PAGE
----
Central & South Asia
Deaths in Pakistan police post attack
At least 17 people have been killed after about 100 fighters storm a police checkpoint in Peshawar.
Last Modified: 18 May 2011 05:57
The checkpoint, which came under attack, is close to Khyber region, where Taliban fighters are known to hide out [EPA]

About 100 fighters have attacked a security checkpoint near the Pakistani city of Peshawar, sparking a three-hour clash that killed two police officers and 17 gunmen, police said.

"They were armed with AK-47 rifles and rockets. We successfully repulsed the first attack. They attacked again and then there was an exchange of fire that lasted for about two-and-a-half hours," Abdul Jabbar, a security official, told Reuters on Wednesday.

The midnight attack on the Sangu Mera checkpoint comes amid Taliban threats to avenge the May 2 US raid that killed al-Qaeda leader Osama bin Laden near the Pakistani capital Islamabad.

However, it is more likely tied to the Pakistani military's offensives against anti-government fighters in the country’s tribal belt bordering Afghanistan. Pakistan's army has carried out anti-insurgent operations in six of its seven tribal districts.

Al Jazeera correspondent Kamal Hyder, reporting from Islamabad, said: "There is fear of renewed offensive by the Pakistan Taliban. The way they have been able to strike, from Karachi to Peshawar, shows they are still a force and a problem for the Pakistani government and the security forces."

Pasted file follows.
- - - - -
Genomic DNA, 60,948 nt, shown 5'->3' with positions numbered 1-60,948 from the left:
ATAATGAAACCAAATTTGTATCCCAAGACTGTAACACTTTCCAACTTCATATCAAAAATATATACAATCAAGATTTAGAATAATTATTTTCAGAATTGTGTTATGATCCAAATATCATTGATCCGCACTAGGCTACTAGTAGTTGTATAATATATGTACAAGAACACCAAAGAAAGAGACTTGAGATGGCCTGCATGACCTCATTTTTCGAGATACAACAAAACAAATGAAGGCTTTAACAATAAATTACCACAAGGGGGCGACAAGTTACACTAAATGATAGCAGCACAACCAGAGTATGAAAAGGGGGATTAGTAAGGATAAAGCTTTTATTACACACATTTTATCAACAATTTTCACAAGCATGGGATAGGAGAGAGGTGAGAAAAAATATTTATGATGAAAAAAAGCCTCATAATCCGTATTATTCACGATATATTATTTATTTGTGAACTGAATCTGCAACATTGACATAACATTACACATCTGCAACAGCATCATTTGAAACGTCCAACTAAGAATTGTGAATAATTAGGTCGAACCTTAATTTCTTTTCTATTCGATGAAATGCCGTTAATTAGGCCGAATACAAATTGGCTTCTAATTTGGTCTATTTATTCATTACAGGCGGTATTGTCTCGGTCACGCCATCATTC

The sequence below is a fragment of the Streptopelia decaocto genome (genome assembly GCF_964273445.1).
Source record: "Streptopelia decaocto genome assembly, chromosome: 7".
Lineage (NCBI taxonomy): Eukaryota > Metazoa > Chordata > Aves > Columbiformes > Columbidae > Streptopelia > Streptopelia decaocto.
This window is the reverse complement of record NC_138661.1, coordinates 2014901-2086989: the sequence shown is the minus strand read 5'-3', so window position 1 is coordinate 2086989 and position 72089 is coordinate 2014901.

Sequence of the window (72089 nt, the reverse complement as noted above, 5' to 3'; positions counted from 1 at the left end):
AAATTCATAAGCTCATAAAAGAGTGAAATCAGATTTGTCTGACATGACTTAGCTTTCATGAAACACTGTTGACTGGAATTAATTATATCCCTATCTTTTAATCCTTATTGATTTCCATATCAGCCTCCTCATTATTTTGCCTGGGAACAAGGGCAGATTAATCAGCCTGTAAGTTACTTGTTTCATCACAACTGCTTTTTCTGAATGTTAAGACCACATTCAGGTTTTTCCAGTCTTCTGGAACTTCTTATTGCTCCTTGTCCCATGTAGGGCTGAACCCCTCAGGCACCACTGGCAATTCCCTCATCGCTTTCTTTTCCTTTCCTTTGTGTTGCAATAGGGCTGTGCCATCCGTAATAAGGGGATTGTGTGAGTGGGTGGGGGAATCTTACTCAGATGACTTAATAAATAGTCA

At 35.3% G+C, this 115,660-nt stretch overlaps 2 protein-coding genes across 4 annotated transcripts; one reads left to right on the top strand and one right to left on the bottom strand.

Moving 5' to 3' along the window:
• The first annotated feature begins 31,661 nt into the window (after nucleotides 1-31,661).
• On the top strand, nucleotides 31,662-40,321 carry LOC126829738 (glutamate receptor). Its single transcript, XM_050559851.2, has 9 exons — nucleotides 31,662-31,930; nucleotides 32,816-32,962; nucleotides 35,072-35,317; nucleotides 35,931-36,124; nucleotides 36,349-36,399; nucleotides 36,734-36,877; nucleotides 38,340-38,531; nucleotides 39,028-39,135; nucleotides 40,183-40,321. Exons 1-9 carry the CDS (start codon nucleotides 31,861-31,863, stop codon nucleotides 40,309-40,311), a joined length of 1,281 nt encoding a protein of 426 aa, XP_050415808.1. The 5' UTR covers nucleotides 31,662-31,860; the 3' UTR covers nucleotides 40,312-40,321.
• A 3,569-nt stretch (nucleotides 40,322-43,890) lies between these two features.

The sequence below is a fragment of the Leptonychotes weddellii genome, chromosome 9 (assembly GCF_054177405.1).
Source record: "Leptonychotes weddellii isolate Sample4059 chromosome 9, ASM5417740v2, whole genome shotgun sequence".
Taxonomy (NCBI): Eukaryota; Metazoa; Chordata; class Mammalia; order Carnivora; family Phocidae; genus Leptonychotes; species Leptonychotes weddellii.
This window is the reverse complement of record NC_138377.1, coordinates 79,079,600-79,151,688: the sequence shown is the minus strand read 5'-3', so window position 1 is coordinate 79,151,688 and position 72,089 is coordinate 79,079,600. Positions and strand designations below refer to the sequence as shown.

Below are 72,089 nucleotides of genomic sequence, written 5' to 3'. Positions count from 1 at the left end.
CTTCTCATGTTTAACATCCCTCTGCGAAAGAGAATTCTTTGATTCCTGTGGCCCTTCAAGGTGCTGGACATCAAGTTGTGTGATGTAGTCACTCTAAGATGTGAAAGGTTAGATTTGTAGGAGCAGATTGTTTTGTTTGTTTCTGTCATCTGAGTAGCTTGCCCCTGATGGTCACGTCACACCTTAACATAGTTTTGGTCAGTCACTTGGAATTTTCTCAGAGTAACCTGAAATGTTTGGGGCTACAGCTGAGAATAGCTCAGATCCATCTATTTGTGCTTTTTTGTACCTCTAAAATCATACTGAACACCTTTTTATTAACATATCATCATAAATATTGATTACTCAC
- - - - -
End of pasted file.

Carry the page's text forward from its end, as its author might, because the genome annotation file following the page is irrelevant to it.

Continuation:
Sangu Mera lies just along the border of Khyber tribal region, one of the areas where Taliban and other fighters have hideouts and where the Pakistani army has staged multiple operations.

The checkpoint is about 10km away from Peshawar, a strategically important city along the way to Afghanistan.

Quetta attack

In a similar incident on Tuesday in Quetta, the capital of restive southwestern Baluchistan province, Pakistani troops killed five attackers including three women after a firefight.

Officials said the group was trying to carry out an attack on a security checkpoint. Paramilitary sources said they had hand grenades and bombs strapped to their bodies.

The Al Jazeera correspondent said: "There have been some doubts cast over the whole incident in Quetta. There are reports that those people were not armed. There are questions whether the paramilitary forces overreacted and used excessive firepower. Details are still coming out."

Quetta is believed to be a base for the Afghan Taliban leadership.

The Pakistani Taliban, who are close to al-Qaeda and have vowed to avenge bin Laden's death, said that their suicide bombers killed at least 76 people last week at a paramilitary academy in the northwestern town of Charsadda.

Al Jazeera and agencies
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